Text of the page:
Friday, July 29, 2016


As Benjamin Franklin once said, “In this world nothing can be said to be certain, except death and taxes.”  I believe Mr. Franklin would find it quite interesting that under current tax law, the single greatest ability to avoid tax occurs upon death.

Commonly referred to as “the step up in basis” rule, section 1014 of the Internal Revenue Code allows taxpayers to legally avoid capital gains tax at death.  Here is a very quick and simple example of how the “step up” works.

Assume the taxpayer, at age 30, purchased stock in 1950 for a cost of $5,000.   The taxpayer never sells the stock and dies at age 96 when the stock is valued at $5,000,000.  In this simple scenario, how much do you think is due in tax to the federal government by either the decedent taxpayer or their beneficiary?

What if I told you there is a possible fact set where neither the decedent or their beneficiary would pay a single dime in federal income tax?

First, the decedent taxpayer never sold the stock while they were alive so the taxpayer is not required to report the gain on their personal income tax return.

Second, assuming the taxpayer had never made any taxable gifts in their lifetime, the decedent would not be subject to any federal estate tax because the stock value of $5,000,000 is beneath the current estate tax exemption amount of $5,450,000.  The decedent taxpayer’s estate value is still $5,000,000 but the exemption allows this amount to escape any federal estate tax liability.

Third, the beneficiary inherits the stock at the value included in the decedent’s estate, which is the $5,000,000 value at death.  This allows the beneficiary to sell the stock and report a cost basis of $5,000,000.  If the beneficiary sells the stock for $5,000,000 then the beneficiary will pay zero capital gains tax.

What if the decedent taxpayer had gifted the stock to a family member while still living?  In this scenario, the original cost basis of the taxpayer would pass to the family member.  If the family member sold the stock for $5,000,000 then a capital gain of $4,995,000 would be reported and subject to capital gains tax.  At 15%, the tax would be $749,250.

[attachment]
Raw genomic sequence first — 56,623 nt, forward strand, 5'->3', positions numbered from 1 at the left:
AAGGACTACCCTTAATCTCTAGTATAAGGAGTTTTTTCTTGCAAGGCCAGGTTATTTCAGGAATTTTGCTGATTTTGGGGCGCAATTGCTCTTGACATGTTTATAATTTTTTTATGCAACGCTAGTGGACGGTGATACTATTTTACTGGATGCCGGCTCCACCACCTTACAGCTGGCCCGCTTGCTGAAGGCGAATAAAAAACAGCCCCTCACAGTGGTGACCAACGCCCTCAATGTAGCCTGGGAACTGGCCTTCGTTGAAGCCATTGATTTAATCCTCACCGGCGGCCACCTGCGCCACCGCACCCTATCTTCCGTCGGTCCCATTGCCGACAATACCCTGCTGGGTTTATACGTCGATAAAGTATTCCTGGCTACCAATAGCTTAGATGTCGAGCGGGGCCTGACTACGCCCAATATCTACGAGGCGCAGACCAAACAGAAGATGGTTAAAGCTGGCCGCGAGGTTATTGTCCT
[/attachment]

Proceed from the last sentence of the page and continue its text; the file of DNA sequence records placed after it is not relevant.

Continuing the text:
While death and taxes are as certain now as they were in 1789, the certainty of taxes upon death is not nearly as certain.  Make sure you are utilizing existing tax law to protect your assets to the fullest extent authorized by law.

Nick S. Wold, CPA, MA

Wednesday, July 6, 2016


Under current regulations of the Fair Labor Standards Act (FLSA), several exemptions allow employers to exempt certain employees from overtime pay.  However, in order to qualify for an overtime exemption, an exempt employee must be paid at least $455 per week ($23,660 annually).  One of the most common overtime exemptions claimed by employers is FLSA section 13(a)(1).  This exemption applies to certain management and professional positions with an annual salary in excess of $23,660 per year.

As of December 1st of this year, the salary threshold to qualify for exempt status will increase to $913 per week ($47,476 annually).  Employers need to carefully review their payroll data to identify all existing exempt employees that earn a current salary near or below the new exemption amount of $47,476. 

The U.S. Department of Labor estimates the new exemption threshold may impact up to 5 million American workers.  If you are an employer facing a direct impact from the new regulations, then you have a few different options to remain compliant as of December 1st.  Please call our office if you would like our assistance to review your options.

Nick S. Wold, CPA, MA